Would You Like to Follow The Blueberry Trails?
Blend nature with culture, and the rich experiential mixture is what Mumbai based Blueberry Trails aims to offer. Founded by Sudeepta Sanyal, The Blueberry Trails is an experiential company ‘where travel is more about experience than destination.’ So, for all the vagabond spirits, here is a sneak peek in to Sudeepta Sanyal’s trails- a corporate turned adventurer
A road trip in Maharashtra in September 2010 was the springboard for The Blueberry trails. “The trip unearthed exquisite locations unknown to people. The initial plan was to write travelogues and display the essence of these places through pictures, but it eventually shaped into a business plan. The intent was to expose enthusiasts to such unspoken places that needed voice. Hence, the Blueberry Trails came to life. A beach gateway with a dolphin spotting ride, a visit to local Warli artisans, learning pottery from the village potters, meeting the Kashmiri woodcarvers, a camping trip combined with a stargazing experience or exploring Hampi on a bike are some of the experiences we provide,” says Sudeepta.
So why is it called ‘The Blueberry Trails’? Says Sudeepta, “Blueberries are rare to find. Their cultivation is quite difficult and requires effort. Similarly, The Blueberry Trails is a journey to discover peace, contentment, again something, which is not very easy to come by! Also, did I mention? I could kill for a blueberry cheese cake!”
The Blueberry Trails conducts trips in Maharashtra for weekenders. For longer exploratory trips, they visit Ladakh, Konkan Maharashtra, Pench, Bandhavgarh, Kashmir and Hampi. Usually, they travel in a group of 7-10 members. Solo travellers are their biggest target group. “They just want their time out to do some exploring on their own, away from the urban jungle. As we entertain small groups, the travellers come as strangers but head back home as friends,” says Sudeepta.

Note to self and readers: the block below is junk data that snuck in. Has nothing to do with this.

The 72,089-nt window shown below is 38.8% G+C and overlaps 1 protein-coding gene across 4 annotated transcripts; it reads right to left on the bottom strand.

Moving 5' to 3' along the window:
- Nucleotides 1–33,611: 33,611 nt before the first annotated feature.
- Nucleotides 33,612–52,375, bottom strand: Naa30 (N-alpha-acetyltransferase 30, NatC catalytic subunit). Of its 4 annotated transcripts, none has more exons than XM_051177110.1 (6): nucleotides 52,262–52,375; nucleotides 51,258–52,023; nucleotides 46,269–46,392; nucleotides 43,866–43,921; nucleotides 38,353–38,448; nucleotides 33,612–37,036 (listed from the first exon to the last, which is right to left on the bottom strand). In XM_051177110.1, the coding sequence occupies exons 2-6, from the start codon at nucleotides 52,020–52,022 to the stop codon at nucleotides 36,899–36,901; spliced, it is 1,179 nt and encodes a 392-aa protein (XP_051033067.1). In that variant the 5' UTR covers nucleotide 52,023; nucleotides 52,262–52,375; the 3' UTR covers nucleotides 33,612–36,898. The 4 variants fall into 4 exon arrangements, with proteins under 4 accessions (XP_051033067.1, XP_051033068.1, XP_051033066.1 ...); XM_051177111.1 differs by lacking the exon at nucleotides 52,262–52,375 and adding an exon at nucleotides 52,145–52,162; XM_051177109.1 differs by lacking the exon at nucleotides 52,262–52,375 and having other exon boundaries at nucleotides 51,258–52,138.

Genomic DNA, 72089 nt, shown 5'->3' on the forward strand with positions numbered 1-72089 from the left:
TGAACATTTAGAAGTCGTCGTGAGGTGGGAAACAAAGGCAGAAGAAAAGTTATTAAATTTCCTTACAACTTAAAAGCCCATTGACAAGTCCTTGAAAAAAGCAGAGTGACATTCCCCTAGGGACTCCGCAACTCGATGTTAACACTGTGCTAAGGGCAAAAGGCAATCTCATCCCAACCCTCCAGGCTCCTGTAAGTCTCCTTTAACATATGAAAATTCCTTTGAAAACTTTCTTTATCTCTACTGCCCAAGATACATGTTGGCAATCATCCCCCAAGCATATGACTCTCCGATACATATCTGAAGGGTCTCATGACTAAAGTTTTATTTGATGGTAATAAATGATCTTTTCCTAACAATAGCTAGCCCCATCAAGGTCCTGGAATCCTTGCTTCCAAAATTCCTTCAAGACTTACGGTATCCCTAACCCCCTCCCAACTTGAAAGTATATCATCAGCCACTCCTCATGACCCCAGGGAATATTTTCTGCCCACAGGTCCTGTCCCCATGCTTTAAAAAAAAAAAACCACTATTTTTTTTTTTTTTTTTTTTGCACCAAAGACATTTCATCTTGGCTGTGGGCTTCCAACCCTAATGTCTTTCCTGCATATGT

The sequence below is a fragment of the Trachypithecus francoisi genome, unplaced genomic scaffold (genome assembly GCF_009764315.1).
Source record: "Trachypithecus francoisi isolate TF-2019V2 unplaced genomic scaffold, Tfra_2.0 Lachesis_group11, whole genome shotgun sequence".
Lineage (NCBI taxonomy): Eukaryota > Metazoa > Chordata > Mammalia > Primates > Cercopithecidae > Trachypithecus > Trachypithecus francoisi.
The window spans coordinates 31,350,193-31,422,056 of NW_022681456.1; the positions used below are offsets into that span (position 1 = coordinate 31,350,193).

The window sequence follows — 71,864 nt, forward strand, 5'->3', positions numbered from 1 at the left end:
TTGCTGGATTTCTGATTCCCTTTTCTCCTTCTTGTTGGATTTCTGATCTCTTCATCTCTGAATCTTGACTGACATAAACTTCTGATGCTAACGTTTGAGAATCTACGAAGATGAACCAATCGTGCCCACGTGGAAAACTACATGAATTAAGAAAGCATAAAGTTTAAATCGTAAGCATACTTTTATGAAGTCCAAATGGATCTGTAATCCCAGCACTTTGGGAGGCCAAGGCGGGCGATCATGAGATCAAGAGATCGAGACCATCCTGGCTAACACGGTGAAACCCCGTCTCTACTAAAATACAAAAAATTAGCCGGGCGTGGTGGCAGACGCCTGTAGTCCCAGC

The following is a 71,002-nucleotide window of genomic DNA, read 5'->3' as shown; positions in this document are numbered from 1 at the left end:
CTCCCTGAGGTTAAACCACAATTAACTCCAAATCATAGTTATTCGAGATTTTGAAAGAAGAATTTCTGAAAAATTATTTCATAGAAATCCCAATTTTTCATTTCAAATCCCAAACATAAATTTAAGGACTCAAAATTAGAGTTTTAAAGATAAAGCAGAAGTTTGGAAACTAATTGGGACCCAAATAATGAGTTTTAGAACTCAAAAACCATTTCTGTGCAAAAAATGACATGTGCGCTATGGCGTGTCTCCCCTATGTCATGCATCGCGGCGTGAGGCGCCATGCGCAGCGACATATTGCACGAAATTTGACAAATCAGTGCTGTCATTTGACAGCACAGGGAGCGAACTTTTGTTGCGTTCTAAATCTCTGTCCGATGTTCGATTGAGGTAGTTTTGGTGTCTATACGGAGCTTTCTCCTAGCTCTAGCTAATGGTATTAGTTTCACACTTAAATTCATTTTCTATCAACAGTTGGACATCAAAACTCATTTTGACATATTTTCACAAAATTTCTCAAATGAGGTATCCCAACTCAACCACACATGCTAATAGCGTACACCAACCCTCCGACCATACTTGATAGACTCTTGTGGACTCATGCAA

In their tours, The Blueberry Trails helps unfortunate communities to generate income via tourism. They promote local
art, cuisine, local culture by taking their travellers to their workshops, thus providing them with exposure as well as financial benefits. “Let me narrate an interesting incident that took place during our trips to Dangs in South Gujarat. We were doing it in liaison with the Forest Department as the forest officer was willing to provide the tribal population with an alternative source of income generation through tourism. This guided them away from engaging in to smuggling of teak,” says Sudeepta.
The Blueberry Trails is aware of other similar start-ups in this space who specialise in adventure sports, treks and wildlife safaris but they believe they don’t stick to one way of travelling. “We essentially are on the lookout for new experiences. We don’t stay in hotels, but at local guesthouses to be at proximity with the ethnic culture. Trekking, camping and beaches are all time favourites, but we also bring to the platter trips to appease your senses,” says Sudeepta on what differentiates The Blueberry Trails.
The customer response The Blueberry Trails has received so far has been positive. “In the initial phase we thought we’d be catering to solo travellers mainly. But, you will be surprised at the number of families, friend circles and couples who eventually approached us. We have a lot of travellers who come back to us in search of another enthralling experience,” says Sudeepta.
“We are looking at expanding the team, designing some longer trip plans, making more customised trips for those who can’t join current groups and spreading the love (for travel). Going global to locations that will excite our travellers is a part of the natural progression. Experiences like home-stays, exploring random streets and cafes, engrossed in your own world of photography cannot be contained within geographical boundaries for too long now. Can they? Our God is in the detail; hence the day we can chalk down a detailed itinerary for a location beyond India, we should be good to go!” says Sudeepta about The Blueberry Trails’ way forward.
“I am a free spirit and the corporate cubicles couldn’t contain me for too long. I think corporate life makes you specialise in a particular genre of work, and brackets do not really make it to my favourites list. You have myriad roles to play, some you love, some you don’t; but they do help you introspect and know your best preferred role. I think the big shift from being a senior executive at a retail brand to an entrepreneur took me a whole lot of convincing. Although, hands down it turned out to be the best decision ever. Unlike in my previous corporate life, today I welcome Monday mornings with a smile!” concludes Sudeepta, beaming.
We like the spirit Sudeepta! Here’s wishing The Blueberry Trails good luck from the team at YourStory.
- Aditi Wagh and Meghna Chhabria